Compensation as Part of Equitable Utilization in the Israeli-Palestinian Water Context

By El-Hindi, Jamal Laurence | Arab Studies Quarterly (ASQ), Spring 2000 | Go to article overview

Compensation as Part of Equitable Utilization in the Israeli-Palestinian Water Context


El-Hindi, Jamal Laurence, Arab Studies Quarterly (ASQ)


ALTHOUGH PARTIES WITH GRIEVANCES against one another are more likely to settle such grievances by emphasizing forward steps toward common interests rather than dwelling on past animosities, the failure to account adequately for past grievances will undermine the acceptability of any resolution between the parties. Resolution of disputes between Israel and the Palestinians, as well as Israel and other Arab countries, should be no exception. Now that the disputants have displayed enough forward vision to arrive at the negotiating table, they must have the courage and the patience to parse out past facts and address, wherever possible, delicate issues involving accountability for past wrongs or inequities.

The situation regarding the use of transboundary water resources in Israeli and Palestinian territory provides a workable paradigm for addressing how compensation for past inequities can be incorporated into a plan for the future. Although issues concerning water are of a critical nature, as evidenced by their inclusion among the other issues that are to be resolved in final status negotiations, an analysis of rights to compensation in the water arena involves fewer emotional issues than discussing compensation for the loss of real or personal property or resolving the dilemma of refugee resettlement. Water under the bridge, so to speak, is simply that. Moreover, a suitable legal framework for analyzing the application of compensation issues in the case of water exists in the confluence of (i) developing norms of international water law, and (ii) other established norms concerning concepts such as belligerent occupation, restitution and state responsibility.

This essay is not meant to be an exhaustive review of the legal status of Israeli and Palestinian water resources. [1] Instead, it attempts to demonstrate succinctly the legal framework under which compensation issues should be incorporated into a resolution of current water disputes, thereby providing Israeli and Palestinian negotiators with a threshold point for seriously and practically addressing compensation concerns more generally. The introduction provides by way of background a brief overview of the international legal theories regarding transboundary water sources, focussing on the doctrines of equitable utilization and avoidance of significant harm as currently espoused by the international community. It then addresses the acceptance and application of these doctrines in the Israeli-Palestinian context, demonstrating how the particular historical context of the Israeli-Palestinian dilemma, arising from Israel's conquest, complicates the analysis. Finally, it raises the notion of rights to compensat ion as a factor to be included in an allocation of water rights under the doctrine of equitable utilization. The second part provides a legal framework for establishing rights to compensation through (i) an analysis of Israeli wrongs under the norms regarding belligerent occupation, and (ii) the establishment of Palestinian rights to compensation in a less normative context. The third section discusses the practicality of folding rights to compensation into an application of the equitable utilization doctrine in the Israeli-Palestinian context, discussing the various forms of compensation that may be feasible. The final section provides a brief discussion of the ramifications this analysis might have on final status negotiations.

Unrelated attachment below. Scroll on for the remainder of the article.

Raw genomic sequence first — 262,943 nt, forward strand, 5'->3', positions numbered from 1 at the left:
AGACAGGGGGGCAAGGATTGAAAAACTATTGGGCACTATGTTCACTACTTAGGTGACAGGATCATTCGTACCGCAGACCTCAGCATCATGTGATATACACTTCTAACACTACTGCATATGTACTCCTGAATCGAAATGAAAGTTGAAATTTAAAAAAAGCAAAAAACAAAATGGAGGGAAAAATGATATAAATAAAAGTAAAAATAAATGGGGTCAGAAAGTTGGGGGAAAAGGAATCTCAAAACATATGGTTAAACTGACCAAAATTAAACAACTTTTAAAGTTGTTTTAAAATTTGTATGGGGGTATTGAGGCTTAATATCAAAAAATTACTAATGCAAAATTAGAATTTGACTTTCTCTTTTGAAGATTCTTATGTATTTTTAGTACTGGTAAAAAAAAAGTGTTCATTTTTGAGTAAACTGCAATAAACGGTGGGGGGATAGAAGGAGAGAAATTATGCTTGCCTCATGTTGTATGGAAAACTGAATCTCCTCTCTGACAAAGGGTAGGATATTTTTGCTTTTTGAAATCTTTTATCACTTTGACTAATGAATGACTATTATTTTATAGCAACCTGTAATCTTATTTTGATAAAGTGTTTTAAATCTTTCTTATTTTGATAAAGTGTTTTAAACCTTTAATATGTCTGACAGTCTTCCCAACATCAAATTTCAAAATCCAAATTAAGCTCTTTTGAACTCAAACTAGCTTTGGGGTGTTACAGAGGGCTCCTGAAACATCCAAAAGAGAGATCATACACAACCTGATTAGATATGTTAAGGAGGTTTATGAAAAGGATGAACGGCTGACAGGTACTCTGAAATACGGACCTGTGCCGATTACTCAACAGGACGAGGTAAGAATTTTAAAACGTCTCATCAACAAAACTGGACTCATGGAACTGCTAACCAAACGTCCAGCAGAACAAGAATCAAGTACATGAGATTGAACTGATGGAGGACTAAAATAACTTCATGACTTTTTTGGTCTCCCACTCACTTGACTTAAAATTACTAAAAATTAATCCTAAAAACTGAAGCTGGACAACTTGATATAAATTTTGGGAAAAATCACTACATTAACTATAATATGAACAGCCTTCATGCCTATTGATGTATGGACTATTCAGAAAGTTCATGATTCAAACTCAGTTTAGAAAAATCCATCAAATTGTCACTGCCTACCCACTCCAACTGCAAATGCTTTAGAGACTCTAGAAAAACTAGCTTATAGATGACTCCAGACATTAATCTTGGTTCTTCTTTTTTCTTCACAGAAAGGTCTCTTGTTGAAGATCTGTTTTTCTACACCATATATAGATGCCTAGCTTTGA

INTRODUCTION

While criticism of any international legal regime as merely tangential to decisions and practices determined by global power politics (particularly in the Middle East) may be warranted, it is difficult to deny that most states, weak or strong, at most times, consider international norms and obligations in conducting their inter-statal relations. [2] In the transboundary water context, international law continues to develop. [3] Gradually, states and international law theorists have moved away from strict applications of territoriality in water conflicts to the notion of limited sovereignty and respect for shared usage. …

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